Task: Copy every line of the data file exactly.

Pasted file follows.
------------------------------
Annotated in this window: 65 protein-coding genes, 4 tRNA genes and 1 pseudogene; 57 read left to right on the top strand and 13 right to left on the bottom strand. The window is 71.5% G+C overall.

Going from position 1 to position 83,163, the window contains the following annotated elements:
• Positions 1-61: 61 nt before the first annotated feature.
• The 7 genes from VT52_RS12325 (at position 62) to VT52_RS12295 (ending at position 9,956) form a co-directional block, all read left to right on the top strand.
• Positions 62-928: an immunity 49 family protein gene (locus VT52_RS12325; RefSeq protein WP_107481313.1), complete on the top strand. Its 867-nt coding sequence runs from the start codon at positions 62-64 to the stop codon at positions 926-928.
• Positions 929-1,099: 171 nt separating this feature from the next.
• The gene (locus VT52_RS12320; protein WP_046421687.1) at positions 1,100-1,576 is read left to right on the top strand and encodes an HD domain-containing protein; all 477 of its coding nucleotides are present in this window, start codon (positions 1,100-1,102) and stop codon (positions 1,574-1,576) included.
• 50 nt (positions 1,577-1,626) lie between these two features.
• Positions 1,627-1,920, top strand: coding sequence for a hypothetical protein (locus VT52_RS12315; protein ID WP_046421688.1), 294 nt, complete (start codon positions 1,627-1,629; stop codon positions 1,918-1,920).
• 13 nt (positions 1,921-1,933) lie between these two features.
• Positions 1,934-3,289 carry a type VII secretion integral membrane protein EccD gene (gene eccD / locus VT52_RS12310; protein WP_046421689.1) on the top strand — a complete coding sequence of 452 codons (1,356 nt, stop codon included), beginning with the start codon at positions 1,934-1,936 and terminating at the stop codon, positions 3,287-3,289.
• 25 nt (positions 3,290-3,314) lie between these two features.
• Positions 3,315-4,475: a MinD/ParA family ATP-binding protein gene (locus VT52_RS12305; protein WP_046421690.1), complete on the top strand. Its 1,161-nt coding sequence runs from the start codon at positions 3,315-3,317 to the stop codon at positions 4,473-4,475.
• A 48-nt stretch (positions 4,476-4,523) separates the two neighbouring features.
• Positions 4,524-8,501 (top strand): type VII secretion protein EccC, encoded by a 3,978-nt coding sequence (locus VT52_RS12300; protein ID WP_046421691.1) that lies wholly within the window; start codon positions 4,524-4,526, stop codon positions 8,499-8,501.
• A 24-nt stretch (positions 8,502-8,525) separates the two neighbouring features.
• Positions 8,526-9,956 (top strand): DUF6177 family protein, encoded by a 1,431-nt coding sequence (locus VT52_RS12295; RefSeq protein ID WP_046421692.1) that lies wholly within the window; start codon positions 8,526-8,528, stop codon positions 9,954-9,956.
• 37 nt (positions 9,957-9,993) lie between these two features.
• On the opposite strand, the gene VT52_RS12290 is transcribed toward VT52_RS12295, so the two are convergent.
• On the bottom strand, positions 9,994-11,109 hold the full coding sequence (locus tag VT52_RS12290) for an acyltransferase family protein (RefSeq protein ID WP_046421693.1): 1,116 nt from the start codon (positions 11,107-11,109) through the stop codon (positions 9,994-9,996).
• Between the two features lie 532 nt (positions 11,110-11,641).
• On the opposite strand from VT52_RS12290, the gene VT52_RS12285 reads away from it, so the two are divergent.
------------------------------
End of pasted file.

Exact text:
Annotated in this window: 65 protein-coding genes, 4 tRNA genes and 1 pseudogene; 57 read left to right on the top strand and 13 right to left on the bottom strand. The window is 71.5% G+C overall.

Going from position 1 to position 83,163, the window contains the following annotated elements:
• Positions 1-61: 61 nt before the first annotated feature.
• The 7 genes from VT52_RS12325 (at position 62) to VT52_RS12295 (ending at position 9,956) form a co-directional block, all read left to right on the top strand.
• Positions 62-928: an immunity 49 family protein gene (locus VT52_RS12325; RefSeq protein WP_107481313.1), complete on the top strand. Its 867-nt coding sequence runs from the start codon at positions 62-64 to the stop codon at positions 926-928.
• Positions 929-1,099: 171 nt separating this feature from the next.
• The gene (locus VT52_RS12320; protein WP_046421687.1) at positions 1,100-1,576 is read left to right on the top strand and encodes an HD domain-containing protein; all 477 of its coding nucleotides are present in this window, start codon (positions 1,100-1,102) and stop codon (positions 1,574-1,576) included.
• 50 nt (positions 1,577-1,626) lie between these two features.
• Positions 1,627-1,920, top strand: coding sequence for a hypothetical protein (locus VT52_RS12315; protein ID WP_046421688.1), 294 nt, complete (start codon positions 1,627-1,629; stop codon positions 1,918-1,920).
• 13 nt (positions 1,921-1,933) lie between these two features.
• Positions 1,934-3,289 carry a type VII secretion integral membrane protein EccD gene (gene eccD / locus VT52_RS12310; protein WP_046421689.1) on the top strand — a complete coding sequence of 452 codons (1,356 nt, stop codon included), beginning with the start codon at positions 1,934-1,936 and terminating at the stop codon, positions 3,287-3,289.
• 25 nt (positions 3,290-3,314) lie between these two features.
• Positions 3,315-4,475: a MinD/ParA family ATP-binding protein gene (locus VT52_RS12305; protein WP_046421690.1), complete on the top strand. Its 1,161-nt coding sequence runs from the start codon at positions 3,315-3,317 to the stop codon at positions 4,473-4,475.
• A 48-nt stretch (positions 4,476-4,523) separates the two neighbouring features.
• Positions 4,524-8,501 (top strand): type VII secretion protein EccC, encoded by a 3,978-nt coding sequence (locus VT52_RS12300; protein ID WP_046421691.1) that lies wholly within the window; start codon positions 4,524-4,526, stop codon positions 8,499-8,501.
• A 24-nt stretch (positions 8,502-8,525) separates the two neighbouring features.
• Positions 8,526-9,956 (top strand): DUF6177 family protein, encoded by a 1,431-nt coding sequence (locus VT52_RS12295; RefSeq protein ID WP_046421692.1) that lies wholly within the window; start codon positions 8,526-8,528, stop codon positions 9,954-9,956.
• 37 nt (positions 9,957-9,993) lie between these two features.
• On the opposite strand, the gene VT52_RS12290 is transcribed toward VT52_RS12295, so the two are convergent.
• On the bottom strand, positions 9,994-11,109 hold the full coding sequence (locus tag VT52_RS12290) for an acyltransferase family protein (RefSeq protein ID WP_046421693.1): 1,116 nt from the start codon (positions 11,107-11,109) through the stop codon (positions 9,994-9,996).
• Between the two features lie 532 nt (positions 11,110-11,641).
• On the opposite strand from VT52_RS12290, the gene VT52_RS12285 reads away from it, so the two are divergent.